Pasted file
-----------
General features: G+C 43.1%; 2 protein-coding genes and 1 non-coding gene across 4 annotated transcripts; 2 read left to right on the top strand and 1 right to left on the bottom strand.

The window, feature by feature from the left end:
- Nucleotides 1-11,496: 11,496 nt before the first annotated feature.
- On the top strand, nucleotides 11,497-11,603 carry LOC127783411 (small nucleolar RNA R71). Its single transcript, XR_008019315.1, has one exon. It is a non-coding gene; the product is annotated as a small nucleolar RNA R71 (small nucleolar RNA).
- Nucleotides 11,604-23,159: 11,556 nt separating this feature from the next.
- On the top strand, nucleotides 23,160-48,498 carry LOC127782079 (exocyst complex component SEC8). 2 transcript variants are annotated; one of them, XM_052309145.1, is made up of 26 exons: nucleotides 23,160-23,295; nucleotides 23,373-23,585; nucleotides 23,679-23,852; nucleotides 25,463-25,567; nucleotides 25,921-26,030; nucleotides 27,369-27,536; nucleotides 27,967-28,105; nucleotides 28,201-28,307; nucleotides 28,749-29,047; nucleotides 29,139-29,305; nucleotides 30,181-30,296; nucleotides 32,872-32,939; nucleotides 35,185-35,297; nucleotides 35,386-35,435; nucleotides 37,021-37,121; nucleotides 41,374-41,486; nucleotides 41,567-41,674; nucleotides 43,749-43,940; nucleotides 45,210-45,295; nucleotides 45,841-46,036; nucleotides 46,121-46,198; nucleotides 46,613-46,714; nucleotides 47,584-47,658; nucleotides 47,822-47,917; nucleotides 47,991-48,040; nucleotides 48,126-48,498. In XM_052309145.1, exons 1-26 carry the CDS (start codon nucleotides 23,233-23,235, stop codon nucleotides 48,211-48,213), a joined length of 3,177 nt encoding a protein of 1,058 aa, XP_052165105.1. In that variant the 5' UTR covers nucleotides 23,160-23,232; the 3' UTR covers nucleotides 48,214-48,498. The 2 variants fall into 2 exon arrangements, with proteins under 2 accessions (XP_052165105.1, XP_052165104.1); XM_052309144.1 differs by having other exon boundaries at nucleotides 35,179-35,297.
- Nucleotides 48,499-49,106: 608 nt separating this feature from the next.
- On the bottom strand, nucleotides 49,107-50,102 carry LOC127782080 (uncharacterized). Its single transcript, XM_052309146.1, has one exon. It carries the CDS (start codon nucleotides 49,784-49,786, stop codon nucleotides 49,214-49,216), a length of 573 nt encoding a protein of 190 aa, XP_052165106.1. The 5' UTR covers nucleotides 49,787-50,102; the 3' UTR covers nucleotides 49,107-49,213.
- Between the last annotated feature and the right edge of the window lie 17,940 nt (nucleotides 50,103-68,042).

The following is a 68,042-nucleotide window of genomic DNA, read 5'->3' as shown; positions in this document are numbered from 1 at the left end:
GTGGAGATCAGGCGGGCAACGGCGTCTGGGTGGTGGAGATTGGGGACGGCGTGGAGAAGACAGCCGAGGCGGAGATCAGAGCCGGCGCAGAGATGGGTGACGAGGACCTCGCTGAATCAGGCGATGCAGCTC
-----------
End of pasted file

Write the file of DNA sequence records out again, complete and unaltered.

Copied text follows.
General features: G+C 43.1%; 2 protein-coding genes and 1 non-coding gene across 4 annotated transcripts; 2 read left to right on the top strand and 1 right to left on the bottom strand.

The window, feature by feature from the left end:
- Nucleotides 1-11,496: 11,496 nt before the first annotated feature.
- On the top strand, nucleotides 11,497-11,603 carry LOC127783411 (small nucleolar RNA R71). Its single transcript, XR_008019315.1, has one exon. It is a non-coding gene; the product is annotated as a small nucleolar RNA R71 (small nucleolar RNA).
- Nucleotides 11,604-23,159: 11,556 nt separating this feature from the next.
- On the top strand, nucleotides 23,160-48,498 carry LOC127782079 (exocyst complex component SEC8). 2 transcript variants are annotated; one of them, XM_052309145.1, is made up of 26 exons: nucleotides 23,160-23,295; nucleotides 23,373-23,585; nucleotides 23,679-23,852; nucleotides 25,463-25,567; nucleotides 25,921-26,030; nucleotides 27,369-27,536; nucleotides 27,967-28,105; nucleotides 28,201-28,307; nucleotides 28,749-29,047; nucleotides 29,139-29,305; nucleotides 30,181-30,296; nucleotides 32,872-32,939; nucleotides 35,185-35,297; nucleotides 35,386-35,435; nucleotides 37,021-37,121; nucleotides 41,374-41,486; nucleotides 41,567-41,674; nucleotides 43,749-43,940; nucleotides 45,210-45,295; nucleotides 45,841-46,036; nucleotides 46,121-46,198; nucleotides 46,613-46,714; nucleotides 47,584-47,658; nucleotides 47,822-47,917; nucleotides 47,991-48,040; nucleotides 48,126-48,498. In XM_052309145.1, exons 1-26 carry the CDS (start codon nucleotides 23,233-23,235, stop codon nucleotides 48,211-48,213), a joined length of 3,177 nt encoding a protein of 1,058 aa, XP_052165105.1. In that variant the 5' UTR covers nucleotides 23,160-23,232; the 3' UTR covers nucleotides 48,214-48,498. The 2 variants fall into 2 exon arrangements, with proteins under 2 accessions (XP_052165105.1, XP_052165104.1); XM_052309144.1 differs by having other exon boundaries at nucleotides 35,179-35,297.
- Nucleotides 48,499-49,106: 608 nt separating this feature from the next.
- On the bottom strand, nucleotides 49,107-50,102 carry LOC127782080 (uncharacterized). Its single transcript, XM_052309146.1, has one exon. It carries the CDS (start codon nucleotides 49,784-49,786, stop codon nucleotides 49,214-49,216), a length of 573 nt encoding a protein of 190 aa, XP_052165106.1. The 5' UTR covers nucleotides 49,787-50,102; the 3' UTR covers nucleotides 49,107-49,213.
- Between the last annotated feature and the right edge of the window lie 17,940 nt (nucleotides 50,103-68,042).

The following is a 68,042-nucleotide window of genomic DNA, read 5'->3' as shown; positions in this document are numbered from 1 at the left end:
GTGGAGATCAGGCGGGCAACGGCGTCTGGGTGGTGGAGATTGGGGACGGCGTGGAGAAGACAGCCGAGGCGGAGATCAGAGCCGGCGCAGAGATGGGTGACGAGGACCTCGCTGAATCAGGCGATGCAGCTC